**** I wrote the below series of posts three years ago. I think all three posts are now much better summarized by this “book” that I started last year (but haven’t finished). You may download the ~60 page draft pdf here. ***
Given how taboo talking about money is, many of us are financially illiterate – we have no idea how to save, how to invest, etc. This illiteracy is problematic and needs to change.
My own financial illiteracy was evident when I was hired as an intern by a Fortune 25 company during my undergrad. During orientation, some HR woman was yapping about a 401k. I didn’t have any idea what she was talking about, so I opted out of the 401k. I figured, “I’m a poor college student why should I care about investing in retirement, which is 45 years away? I need the money now.”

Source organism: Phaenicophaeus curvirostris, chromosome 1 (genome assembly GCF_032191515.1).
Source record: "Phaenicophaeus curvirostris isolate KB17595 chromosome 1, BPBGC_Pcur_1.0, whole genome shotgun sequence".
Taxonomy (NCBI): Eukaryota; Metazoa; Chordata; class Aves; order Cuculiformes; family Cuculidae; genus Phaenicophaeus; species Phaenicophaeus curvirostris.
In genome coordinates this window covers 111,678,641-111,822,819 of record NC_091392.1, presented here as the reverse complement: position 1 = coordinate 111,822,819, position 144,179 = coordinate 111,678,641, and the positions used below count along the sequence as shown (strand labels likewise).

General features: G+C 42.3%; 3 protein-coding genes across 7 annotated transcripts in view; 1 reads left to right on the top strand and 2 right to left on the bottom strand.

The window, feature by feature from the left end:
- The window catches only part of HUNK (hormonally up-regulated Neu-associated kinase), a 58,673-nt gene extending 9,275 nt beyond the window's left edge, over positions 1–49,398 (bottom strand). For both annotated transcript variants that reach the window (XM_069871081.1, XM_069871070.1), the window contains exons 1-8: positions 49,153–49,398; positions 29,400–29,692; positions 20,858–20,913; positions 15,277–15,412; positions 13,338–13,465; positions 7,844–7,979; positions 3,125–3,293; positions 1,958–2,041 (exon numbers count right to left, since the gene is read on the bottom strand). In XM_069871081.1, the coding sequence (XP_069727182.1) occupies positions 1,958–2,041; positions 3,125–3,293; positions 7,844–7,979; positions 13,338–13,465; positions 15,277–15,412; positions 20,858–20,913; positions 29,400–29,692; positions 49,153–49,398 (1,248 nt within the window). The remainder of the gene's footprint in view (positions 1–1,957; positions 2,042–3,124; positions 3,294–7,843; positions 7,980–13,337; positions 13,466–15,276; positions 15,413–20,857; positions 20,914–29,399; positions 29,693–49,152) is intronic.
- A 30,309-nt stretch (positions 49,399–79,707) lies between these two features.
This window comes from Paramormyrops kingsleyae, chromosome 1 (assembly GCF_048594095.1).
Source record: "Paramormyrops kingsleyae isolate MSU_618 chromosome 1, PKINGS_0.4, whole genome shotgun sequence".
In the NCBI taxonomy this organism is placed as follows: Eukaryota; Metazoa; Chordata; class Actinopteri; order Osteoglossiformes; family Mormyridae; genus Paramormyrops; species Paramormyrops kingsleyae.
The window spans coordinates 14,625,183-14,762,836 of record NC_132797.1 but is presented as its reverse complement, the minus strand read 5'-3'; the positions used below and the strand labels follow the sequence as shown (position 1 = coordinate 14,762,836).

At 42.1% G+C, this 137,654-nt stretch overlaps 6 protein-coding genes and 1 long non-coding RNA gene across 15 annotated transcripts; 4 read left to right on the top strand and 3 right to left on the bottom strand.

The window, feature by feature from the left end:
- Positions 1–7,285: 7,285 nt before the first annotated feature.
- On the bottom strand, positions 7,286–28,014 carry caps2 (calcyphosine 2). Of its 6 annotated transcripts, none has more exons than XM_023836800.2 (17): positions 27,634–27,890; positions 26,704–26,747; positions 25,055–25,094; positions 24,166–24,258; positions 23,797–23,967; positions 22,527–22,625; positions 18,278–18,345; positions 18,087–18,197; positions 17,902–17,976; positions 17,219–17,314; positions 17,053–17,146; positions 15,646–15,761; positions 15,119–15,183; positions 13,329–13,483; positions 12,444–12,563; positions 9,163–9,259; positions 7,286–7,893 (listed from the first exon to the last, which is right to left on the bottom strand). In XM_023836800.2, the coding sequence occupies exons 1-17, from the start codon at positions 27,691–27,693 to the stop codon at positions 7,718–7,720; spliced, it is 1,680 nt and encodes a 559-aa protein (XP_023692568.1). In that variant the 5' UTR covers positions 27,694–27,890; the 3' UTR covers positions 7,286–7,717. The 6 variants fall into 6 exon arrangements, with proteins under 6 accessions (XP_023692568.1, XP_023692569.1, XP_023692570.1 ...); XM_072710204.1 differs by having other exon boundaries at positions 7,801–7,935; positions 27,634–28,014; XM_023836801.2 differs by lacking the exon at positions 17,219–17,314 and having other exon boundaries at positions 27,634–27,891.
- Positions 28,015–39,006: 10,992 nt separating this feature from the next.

It turns out that my company matched 75% on contributions up to 8% of my salary. In other words, I threw away 6% of my salary because I didn’t exploit the company match. In hindsight I realized that even if I had needed the money during my undergrad, I could have taken an early withdrawal on the 401k and paid the penalty and still been way better off.
It was this experience which prompted me to learn more about personal finance. Over a decade later, I’ve devoured every blog and book I could get my hands on.
Fortunately, anyone can master their finances. It does not require a PhD or a high IQ. With a bit of guidance, practically anyone in the U.S. can be a millionaire.
The recipe to generating wealth is dumb simple, as I’ll document thoroughly in this blog:
Following the above advice, I will regularly update our journey here:
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